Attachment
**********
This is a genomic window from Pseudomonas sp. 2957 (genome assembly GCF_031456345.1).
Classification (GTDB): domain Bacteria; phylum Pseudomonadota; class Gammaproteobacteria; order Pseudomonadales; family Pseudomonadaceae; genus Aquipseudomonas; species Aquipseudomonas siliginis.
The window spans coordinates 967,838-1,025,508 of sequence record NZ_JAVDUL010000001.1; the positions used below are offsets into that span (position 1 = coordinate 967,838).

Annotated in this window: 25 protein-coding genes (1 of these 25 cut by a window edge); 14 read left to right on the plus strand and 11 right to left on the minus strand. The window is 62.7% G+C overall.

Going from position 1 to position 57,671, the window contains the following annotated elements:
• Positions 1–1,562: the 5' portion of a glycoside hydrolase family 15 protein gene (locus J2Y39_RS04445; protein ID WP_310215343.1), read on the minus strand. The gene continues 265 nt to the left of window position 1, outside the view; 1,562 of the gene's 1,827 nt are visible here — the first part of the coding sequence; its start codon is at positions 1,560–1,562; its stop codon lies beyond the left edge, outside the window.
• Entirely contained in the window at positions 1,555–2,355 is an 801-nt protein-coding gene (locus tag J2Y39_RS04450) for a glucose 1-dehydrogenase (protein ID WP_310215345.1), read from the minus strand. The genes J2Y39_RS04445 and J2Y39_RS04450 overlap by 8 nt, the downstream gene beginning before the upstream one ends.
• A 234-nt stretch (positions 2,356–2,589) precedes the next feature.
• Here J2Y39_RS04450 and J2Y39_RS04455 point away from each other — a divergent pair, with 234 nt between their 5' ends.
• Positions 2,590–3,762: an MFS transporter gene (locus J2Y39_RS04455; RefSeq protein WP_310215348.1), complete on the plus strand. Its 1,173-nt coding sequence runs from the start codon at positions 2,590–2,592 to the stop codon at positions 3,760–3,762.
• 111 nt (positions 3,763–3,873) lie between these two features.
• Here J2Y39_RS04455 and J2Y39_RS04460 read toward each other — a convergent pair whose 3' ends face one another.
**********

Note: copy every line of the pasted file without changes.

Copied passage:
This is a genomic window from Pseudomonas sp. 2957 (genome assembly GCF_031456345.1).
Classification (GTDB): domain Bacteria; phylum Pseudomonadota; class Gammaproteobacteria; order Pseudomonadales; family Pseudomonadaceae; genus Aquipseudomonas; species Aquipseudomonas siliginis.
The window spans coordinates 967,838-1,025,508 of sequence record NZ_JAVDUL010000001.1; the positions used below are offsets into that span (position 1 = coordinate 967,838).

Annotated in this window: 25 protein-coding genes (1 of these 25 cut by a window edge); 14 read left to right on the plus strand and 11 right to left on the minus strand. The window is 62.7% G+C overall.

Going from position 1 to position 57,671, the window contains the following annotated elements:
• Positions 1–1,562: the 5' portion of a glycoside hydrolase family 15 protein gene (locus J2Y39_RS04445; protein ID WP_310215343.1), read on the minus strand. The gene continues 265 nt to the left of window position 1, outside the view; 1,562 of the gene's 1,827 nt are visible here — the first part of the coding sequence; its start codon is at positions 1,560–1,562; its stop codon lies beyond the left edge, outside the window.
• Entirely contained in the window at positions 1,555–2,355 is an 801-nt protein-coding gene (locus tag J2Y39_RS04450) for a glucose 1-dehydrogenase (protein ID WP_310215345.1), read from the minus strand. The genes J2Y39_RS04445 and J2Y39_RS04450 overlap by 8 nt, the downstream gene beginning before the upstream one ends.
• A 234-nt stretch (positions 2,356–2,589) precedes the next feature.
• Here J2Y39_RS04450 and J2Y39_RS04455 point away from each other — a divergent pair, with 234 nt between their 5' ends.
• Positions 2,590–3,762: an MFS transporter gene (locus J2Y39_RS04455; RefSeq protein WP_310215348.1), complete on the plus strand. Its 1,173-nt coding sequence runs from the start codon at positions 2,590–2,592 to the stop codon at positions 3,760–3,762.
• 111 nt (positions 3,763–3,873) lie between these two features.
• Here J2Y39_RS04455 and J2Y39_RS04460 read toward each other — a convergent pair whose 3' ends face one another.